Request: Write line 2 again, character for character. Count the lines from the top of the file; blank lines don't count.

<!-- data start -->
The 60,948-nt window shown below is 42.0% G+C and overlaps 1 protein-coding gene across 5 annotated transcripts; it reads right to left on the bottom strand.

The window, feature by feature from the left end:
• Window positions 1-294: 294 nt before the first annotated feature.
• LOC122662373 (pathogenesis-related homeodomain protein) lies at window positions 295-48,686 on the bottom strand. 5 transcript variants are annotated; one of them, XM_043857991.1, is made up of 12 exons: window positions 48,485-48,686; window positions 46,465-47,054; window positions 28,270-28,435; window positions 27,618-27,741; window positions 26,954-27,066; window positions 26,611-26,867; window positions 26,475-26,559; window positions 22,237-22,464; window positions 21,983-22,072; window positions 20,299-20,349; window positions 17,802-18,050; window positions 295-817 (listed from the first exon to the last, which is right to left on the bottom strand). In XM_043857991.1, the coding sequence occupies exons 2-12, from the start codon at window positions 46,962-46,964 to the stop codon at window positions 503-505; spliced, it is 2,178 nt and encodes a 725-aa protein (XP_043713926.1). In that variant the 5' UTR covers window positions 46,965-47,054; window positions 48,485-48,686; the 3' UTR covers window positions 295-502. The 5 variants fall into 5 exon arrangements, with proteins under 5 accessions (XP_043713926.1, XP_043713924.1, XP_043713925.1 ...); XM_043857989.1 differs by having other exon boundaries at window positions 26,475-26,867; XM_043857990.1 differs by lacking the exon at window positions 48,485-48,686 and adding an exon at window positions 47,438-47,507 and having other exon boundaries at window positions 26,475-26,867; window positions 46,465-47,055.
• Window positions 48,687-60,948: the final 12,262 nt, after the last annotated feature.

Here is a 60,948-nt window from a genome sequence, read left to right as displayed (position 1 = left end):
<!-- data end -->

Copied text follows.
The window, feature by feature from the left end: